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The Supreme Court order directing cinema halls to play the National Anthem before the start of movies, has got overwhelming support with political parties and prominent people welcoming it wholeheartedly.
"We support in principle everything that enhances the dignity of the nation. Its implementation has to be seen carefully, I am sure care will be taken by every individual," Congress spokesperson Abhishek Manu Singhvi told IANS.
"In the process of implementation, we should not disrespect any national icon," he cautioned.
Expressing the similar sentiments, former Delhi Chief Minister Sheila Dikshit said it was a "good decision".
"It's a very-very good decision. I am happy with it.
I wonder why it was stopped as it used to be practice earlier also," she told IANS.
Former Army Chief Ved Prakash Malik said that in a country like India, which is very diverse, the decision would help in keeping the country together.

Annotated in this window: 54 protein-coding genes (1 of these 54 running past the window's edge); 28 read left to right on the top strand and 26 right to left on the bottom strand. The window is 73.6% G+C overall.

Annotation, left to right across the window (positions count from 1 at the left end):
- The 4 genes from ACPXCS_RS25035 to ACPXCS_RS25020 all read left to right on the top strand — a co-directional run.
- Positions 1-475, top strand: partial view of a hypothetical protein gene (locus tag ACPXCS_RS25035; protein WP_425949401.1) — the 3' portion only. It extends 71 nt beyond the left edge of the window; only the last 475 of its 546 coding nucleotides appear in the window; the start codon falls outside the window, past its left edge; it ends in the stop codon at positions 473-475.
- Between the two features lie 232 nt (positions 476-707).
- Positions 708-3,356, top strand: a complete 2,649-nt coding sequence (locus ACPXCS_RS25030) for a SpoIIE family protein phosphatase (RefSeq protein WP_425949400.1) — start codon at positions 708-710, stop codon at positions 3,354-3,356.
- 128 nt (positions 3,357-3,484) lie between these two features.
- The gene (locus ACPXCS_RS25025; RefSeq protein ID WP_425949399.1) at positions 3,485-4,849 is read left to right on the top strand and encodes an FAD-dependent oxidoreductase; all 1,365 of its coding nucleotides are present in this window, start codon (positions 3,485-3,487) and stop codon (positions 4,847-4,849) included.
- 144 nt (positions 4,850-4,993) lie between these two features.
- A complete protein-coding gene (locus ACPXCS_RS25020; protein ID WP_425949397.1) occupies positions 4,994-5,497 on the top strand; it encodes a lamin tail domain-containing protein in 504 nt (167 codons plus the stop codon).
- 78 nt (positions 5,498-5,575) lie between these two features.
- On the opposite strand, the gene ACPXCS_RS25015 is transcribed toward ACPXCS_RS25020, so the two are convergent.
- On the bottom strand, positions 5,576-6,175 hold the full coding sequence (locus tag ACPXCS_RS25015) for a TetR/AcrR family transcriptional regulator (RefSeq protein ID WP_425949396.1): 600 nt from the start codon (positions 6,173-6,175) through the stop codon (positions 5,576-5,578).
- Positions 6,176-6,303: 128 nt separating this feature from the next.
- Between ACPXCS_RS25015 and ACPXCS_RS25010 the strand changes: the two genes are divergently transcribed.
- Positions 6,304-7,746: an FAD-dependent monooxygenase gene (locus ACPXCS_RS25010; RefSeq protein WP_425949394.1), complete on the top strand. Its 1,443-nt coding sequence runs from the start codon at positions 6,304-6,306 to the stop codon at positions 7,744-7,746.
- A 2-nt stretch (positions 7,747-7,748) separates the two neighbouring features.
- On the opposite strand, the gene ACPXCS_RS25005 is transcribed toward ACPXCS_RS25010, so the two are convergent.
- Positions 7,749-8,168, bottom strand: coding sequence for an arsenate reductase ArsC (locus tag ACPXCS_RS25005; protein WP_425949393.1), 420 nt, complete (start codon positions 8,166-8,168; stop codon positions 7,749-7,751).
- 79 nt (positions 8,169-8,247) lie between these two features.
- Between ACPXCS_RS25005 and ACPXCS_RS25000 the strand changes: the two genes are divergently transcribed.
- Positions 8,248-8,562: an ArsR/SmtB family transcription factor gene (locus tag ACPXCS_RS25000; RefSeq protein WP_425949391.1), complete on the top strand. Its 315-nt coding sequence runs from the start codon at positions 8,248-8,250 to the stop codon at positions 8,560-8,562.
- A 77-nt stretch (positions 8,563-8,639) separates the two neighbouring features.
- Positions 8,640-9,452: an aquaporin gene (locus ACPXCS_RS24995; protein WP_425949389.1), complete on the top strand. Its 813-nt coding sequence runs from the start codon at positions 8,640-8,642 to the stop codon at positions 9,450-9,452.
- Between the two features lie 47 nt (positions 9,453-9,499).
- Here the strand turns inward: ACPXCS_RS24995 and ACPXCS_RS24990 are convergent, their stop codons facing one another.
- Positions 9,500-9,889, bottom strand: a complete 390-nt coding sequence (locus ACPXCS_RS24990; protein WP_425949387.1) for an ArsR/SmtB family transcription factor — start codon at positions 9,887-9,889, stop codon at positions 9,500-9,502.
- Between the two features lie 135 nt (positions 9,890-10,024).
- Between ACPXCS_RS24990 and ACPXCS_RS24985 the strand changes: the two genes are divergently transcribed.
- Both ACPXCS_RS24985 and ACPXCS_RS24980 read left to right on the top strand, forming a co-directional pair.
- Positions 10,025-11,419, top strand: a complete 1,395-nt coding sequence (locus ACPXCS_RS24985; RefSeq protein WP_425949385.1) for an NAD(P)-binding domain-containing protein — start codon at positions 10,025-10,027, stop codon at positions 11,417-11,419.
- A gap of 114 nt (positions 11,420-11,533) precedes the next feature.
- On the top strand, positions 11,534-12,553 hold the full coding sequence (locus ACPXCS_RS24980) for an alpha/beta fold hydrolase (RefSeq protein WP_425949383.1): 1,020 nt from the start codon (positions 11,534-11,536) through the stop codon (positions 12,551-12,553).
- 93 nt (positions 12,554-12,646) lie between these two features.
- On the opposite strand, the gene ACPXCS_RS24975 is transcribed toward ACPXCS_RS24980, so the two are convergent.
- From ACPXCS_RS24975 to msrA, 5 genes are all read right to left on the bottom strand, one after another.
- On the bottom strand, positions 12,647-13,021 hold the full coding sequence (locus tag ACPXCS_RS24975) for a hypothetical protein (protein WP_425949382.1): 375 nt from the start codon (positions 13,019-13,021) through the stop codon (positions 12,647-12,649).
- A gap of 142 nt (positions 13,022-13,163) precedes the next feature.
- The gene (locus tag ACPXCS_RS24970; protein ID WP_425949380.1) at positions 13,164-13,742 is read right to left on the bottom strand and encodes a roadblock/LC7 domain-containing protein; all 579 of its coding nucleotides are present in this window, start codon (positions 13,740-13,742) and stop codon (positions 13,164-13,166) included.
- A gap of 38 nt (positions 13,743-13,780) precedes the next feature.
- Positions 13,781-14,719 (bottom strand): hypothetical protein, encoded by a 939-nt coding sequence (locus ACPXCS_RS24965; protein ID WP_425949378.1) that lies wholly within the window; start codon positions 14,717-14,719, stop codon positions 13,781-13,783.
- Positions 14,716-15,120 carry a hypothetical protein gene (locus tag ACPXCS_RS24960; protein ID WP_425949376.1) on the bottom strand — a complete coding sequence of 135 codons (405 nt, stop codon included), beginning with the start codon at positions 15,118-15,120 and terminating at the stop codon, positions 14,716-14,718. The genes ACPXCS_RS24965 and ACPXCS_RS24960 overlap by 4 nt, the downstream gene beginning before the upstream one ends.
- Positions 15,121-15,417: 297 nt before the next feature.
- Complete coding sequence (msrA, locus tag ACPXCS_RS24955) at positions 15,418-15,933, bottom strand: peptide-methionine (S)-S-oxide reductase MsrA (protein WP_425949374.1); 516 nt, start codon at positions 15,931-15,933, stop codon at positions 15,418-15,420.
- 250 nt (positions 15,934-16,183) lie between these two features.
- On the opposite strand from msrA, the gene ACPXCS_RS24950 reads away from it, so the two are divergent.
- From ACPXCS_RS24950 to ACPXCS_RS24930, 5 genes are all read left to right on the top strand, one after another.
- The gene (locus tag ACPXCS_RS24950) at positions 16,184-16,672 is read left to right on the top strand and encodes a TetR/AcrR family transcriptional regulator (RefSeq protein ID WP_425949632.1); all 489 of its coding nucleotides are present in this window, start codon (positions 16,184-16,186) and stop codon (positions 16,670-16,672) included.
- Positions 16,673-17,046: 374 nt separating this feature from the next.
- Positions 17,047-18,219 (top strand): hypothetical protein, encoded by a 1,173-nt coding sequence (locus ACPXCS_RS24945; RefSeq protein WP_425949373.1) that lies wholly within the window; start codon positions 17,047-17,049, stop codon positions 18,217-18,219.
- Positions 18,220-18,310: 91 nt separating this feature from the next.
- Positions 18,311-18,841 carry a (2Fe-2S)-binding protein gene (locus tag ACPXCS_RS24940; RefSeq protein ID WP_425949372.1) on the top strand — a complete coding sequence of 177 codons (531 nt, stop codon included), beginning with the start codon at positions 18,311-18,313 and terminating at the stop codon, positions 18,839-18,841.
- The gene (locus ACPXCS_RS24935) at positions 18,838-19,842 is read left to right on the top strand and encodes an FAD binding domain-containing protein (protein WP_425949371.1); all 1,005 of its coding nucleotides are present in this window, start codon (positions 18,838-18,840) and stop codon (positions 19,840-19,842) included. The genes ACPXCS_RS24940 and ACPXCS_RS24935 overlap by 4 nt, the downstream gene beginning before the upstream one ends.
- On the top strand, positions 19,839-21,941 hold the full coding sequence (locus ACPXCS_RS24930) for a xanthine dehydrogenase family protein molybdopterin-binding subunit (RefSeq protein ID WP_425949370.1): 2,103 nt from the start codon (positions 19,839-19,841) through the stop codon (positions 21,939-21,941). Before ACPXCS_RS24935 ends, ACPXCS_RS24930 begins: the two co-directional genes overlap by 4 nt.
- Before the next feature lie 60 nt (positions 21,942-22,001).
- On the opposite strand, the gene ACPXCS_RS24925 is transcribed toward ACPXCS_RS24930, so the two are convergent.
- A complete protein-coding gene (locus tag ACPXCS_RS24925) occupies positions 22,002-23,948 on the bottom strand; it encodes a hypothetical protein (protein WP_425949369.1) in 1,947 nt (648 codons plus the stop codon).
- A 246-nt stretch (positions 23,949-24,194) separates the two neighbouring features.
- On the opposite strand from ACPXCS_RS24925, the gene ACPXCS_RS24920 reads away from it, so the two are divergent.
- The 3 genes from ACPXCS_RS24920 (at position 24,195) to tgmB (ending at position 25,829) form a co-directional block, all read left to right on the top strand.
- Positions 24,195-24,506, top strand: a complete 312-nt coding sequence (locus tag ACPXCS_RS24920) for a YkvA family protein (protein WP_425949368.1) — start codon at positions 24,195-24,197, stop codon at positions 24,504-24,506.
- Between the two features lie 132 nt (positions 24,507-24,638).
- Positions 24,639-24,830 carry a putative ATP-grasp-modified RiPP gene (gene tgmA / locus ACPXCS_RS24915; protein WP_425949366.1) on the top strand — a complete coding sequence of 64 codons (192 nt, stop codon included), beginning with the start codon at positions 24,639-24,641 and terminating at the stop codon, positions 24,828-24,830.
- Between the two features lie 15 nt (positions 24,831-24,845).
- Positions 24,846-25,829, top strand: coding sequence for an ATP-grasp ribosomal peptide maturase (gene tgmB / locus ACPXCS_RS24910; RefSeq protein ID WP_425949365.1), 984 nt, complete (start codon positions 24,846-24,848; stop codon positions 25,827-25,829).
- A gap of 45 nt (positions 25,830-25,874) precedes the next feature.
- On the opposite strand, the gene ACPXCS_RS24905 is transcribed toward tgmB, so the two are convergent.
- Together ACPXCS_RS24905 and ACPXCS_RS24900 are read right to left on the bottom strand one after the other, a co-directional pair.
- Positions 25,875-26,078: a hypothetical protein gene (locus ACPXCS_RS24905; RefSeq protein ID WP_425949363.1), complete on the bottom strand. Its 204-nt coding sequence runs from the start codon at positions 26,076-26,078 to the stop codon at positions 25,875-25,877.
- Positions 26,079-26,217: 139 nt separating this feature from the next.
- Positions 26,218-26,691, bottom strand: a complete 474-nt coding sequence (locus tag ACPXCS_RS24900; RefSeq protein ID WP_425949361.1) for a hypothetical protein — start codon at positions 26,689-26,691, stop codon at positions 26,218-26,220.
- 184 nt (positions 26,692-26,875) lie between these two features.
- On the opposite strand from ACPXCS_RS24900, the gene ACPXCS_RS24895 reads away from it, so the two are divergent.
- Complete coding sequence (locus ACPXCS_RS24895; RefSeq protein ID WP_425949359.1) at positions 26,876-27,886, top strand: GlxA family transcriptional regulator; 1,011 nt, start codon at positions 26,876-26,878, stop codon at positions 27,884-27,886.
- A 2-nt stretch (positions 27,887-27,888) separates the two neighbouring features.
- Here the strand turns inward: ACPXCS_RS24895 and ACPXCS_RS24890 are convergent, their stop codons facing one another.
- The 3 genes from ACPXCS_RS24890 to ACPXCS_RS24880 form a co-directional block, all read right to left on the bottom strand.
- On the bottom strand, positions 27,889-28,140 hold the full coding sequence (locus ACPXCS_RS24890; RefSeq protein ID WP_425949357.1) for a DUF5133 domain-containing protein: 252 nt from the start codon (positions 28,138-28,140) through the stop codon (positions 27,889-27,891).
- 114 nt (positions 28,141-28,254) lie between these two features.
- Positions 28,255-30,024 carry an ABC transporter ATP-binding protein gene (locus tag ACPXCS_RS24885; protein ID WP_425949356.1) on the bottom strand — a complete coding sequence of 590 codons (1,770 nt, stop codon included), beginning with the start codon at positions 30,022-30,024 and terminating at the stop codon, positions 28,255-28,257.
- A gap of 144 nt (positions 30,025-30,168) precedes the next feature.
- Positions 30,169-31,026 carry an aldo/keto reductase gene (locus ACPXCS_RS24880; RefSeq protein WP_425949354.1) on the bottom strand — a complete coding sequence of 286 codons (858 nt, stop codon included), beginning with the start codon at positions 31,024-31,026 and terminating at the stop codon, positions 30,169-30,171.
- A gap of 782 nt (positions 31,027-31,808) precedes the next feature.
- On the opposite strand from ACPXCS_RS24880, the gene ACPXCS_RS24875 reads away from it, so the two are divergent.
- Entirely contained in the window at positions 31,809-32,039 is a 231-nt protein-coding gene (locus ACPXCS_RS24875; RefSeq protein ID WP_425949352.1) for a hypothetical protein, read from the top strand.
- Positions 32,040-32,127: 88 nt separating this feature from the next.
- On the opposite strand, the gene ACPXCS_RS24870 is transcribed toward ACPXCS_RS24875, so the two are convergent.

"There are certain ideas which keep the country together. This is one of them," he told IANS.
Badaruddoza Khan, MP of the CPI-M from Murshidabad also supported the idea of playing the the National Anthem before the start of movies in cinema halls.
"During the 1970s, as far as I can recall national anthem was played in cinema halls when the film was over and people would stand up. This is not a totally new thing," he told IANS.
"But there is a concern that with small children crying in cinema hall while national anthem is being played, it would compromise the dignity of the national anthem," he said.
Earlier on Wednesday, the Supreme Court had directed cinema halls to play the National Anthem, saying it will instil "constitutional patriotism as well as committed patriotism and nationalism".
The playing of the anthem will be accompanied by an image of the Tricolour on the screen, it said while barring its commercial exploitation, dramatisation or playing of an abridged version.
The order shall be given effect to within a period of 10 days.
The court said when the National Anthem is sung or played, it is imperative on the part of everyone present to show due respect and honour by standing up.
"It is because when the National Anthem is sung, the concept of protocol associated with it has its inherent roots in national identity, national integrity and constitutional patriotism," the court said.
(This story has not been edited by Business Standard staff and is auto-generated from a syndicated feed.)